Hear hear!


In linguistics, a "homograph" refers to words that are spelled the same, but have different meanings, such as "stalk" or "bear."

Since the opponents of marriage equality seem to be hung up on the word "marriage," how about if we just define "marriage" as a homograph? In fact, if it makes them happy, a heterohomograph -- that would be words that are spelled the same but mean opposite things?

My sense is that the ones who are truly hung up on the word "marriage" being theirs alone are just as hung up on fully equivalent civil unions, too.

Tuesday, September 09, 2008

Where in the world... Andrew Sullivan?

The prolific blogger (the link to his blog can be found to your right), a progressive conservative is suddenly missing in action. Usually posting a dozen or more times a day, Sullivan put up one simple post yesterday and nothing today. When he takes a vacation, he usually leaves other bloggers in charge of his site. One would think he would at least leave an indication of what was going on, or have one of his staffers do so. (Andrew's blog is part of the web site for The Atlantic magazine.)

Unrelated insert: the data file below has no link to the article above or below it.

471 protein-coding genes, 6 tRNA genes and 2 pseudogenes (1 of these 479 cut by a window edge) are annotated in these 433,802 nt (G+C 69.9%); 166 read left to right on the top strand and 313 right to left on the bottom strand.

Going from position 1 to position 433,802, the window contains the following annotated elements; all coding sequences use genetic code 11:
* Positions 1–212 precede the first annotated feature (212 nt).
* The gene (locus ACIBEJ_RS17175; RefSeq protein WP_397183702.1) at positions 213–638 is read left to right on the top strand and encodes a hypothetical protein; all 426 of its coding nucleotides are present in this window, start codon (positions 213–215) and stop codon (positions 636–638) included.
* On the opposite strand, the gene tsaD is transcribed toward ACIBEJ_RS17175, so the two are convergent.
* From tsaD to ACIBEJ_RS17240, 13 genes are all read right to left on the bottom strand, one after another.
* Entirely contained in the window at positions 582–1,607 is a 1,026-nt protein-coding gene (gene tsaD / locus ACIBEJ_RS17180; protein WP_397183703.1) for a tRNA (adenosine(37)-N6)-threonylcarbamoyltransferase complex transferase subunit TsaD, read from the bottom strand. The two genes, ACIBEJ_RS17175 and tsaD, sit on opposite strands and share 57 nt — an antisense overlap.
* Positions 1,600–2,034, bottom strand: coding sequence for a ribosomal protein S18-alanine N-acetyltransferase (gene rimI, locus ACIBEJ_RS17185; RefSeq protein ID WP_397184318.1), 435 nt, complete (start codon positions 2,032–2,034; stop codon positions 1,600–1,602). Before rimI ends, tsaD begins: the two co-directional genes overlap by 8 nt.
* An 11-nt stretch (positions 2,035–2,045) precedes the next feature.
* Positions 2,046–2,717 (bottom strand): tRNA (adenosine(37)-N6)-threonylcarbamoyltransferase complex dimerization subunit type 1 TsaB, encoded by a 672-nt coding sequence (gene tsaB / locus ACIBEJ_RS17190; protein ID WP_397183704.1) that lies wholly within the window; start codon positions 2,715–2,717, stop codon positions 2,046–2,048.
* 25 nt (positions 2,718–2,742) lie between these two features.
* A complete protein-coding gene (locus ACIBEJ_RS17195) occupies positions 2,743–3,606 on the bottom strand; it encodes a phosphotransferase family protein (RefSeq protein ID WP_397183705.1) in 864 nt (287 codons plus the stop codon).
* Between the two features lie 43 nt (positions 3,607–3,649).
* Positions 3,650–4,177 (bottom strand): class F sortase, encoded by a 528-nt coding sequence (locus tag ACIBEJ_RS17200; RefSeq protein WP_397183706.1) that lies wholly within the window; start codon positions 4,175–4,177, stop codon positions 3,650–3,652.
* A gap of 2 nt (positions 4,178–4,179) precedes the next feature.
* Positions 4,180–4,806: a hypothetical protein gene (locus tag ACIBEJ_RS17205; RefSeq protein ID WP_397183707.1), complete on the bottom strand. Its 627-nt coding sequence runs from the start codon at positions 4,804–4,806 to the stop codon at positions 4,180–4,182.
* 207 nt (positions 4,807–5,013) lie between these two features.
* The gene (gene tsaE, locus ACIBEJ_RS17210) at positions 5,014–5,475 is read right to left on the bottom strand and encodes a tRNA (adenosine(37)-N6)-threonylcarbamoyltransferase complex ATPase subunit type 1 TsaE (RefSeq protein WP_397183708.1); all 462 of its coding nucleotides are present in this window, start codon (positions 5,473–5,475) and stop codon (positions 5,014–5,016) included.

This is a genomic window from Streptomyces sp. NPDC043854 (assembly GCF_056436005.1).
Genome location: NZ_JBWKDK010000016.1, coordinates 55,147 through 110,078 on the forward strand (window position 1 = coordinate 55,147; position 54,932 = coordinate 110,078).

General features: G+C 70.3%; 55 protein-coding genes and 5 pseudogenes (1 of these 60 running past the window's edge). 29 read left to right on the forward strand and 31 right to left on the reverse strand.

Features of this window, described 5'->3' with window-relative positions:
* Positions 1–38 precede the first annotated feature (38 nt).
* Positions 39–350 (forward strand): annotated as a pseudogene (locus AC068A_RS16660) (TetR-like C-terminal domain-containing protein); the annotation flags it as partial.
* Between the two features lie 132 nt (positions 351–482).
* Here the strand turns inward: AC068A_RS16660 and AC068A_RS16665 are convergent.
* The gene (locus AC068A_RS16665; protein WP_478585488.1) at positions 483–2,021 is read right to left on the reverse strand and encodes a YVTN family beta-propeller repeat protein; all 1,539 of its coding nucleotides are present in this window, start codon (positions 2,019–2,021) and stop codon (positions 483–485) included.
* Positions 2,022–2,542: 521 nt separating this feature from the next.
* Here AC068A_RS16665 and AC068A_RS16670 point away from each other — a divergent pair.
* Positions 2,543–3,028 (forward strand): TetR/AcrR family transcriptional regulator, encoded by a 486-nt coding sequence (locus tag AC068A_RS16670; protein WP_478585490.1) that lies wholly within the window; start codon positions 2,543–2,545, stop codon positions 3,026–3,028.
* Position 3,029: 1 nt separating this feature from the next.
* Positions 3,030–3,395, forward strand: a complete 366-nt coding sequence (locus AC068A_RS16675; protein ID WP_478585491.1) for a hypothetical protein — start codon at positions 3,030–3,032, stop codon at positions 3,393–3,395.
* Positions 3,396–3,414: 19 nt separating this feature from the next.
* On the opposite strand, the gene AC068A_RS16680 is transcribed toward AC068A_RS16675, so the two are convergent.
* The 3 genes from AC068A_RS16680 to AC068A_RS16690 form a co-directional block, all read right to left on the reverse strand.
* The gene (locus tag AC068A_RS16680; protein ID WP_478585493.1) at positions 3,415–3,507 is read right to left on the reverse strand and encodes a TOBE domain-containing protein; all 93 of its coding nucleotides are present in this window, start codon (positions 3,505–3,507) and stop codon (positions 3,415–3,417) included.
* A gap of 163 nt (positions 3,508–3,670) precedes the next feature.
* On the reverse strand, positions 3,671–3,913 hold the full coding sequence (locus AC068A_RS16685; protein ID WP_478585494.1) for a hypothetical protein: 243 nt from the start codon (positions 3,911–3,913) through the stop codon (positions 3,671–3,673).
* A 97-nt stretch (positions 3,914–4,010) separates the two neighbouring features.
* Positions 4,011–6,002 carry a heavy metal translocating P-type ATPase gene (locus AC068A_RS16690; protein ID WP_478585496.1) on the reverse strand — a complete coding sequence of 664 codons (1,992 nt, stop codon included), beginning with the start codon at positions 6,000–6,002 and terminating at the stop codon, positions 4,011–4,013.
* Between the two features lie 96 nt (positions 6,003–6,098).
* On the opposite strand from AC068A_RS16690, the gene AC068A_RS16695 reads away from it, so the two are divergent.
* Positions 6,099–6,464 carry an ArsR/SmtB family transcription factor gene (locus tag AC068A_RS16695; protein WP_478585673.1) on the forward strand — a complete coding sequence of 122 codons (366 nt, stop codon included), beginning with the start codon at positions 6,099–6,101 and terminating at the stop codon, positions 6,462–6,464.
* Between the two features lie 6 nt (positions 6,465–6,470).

I hope nothing's wrong -- Andrew plays a vital role in today's political discussion. But it's a mystery.

Tuesday, September 02, 2008

Sarah, Palin and Tall

Well possums, it's looking more and more like the Sarah Palin pick is an unmitigated disaster. As the hours pass, and more and more unflattering news (the lies on the "bridge to nowhere," Troopergate, the pregnant teenage daughter) comes to light, people are starting to focus on the real problem: not Palin's suitability to be a heartbeat from the presidency, but McCain's foolishness and impulsiveness in choosing a candidate who has not been adequately vetted.

Obama has run a nearly flawless campaign and his VP pick was solid and showed tremendous thoughtfulness and wisdom. McCain's first really big decision as an executive was ill-considered, based on gut instinct, and makes him look like an idiot. As Craig Ferguson says, "remind you of anyone?"

It will be interesting to see the polls next week.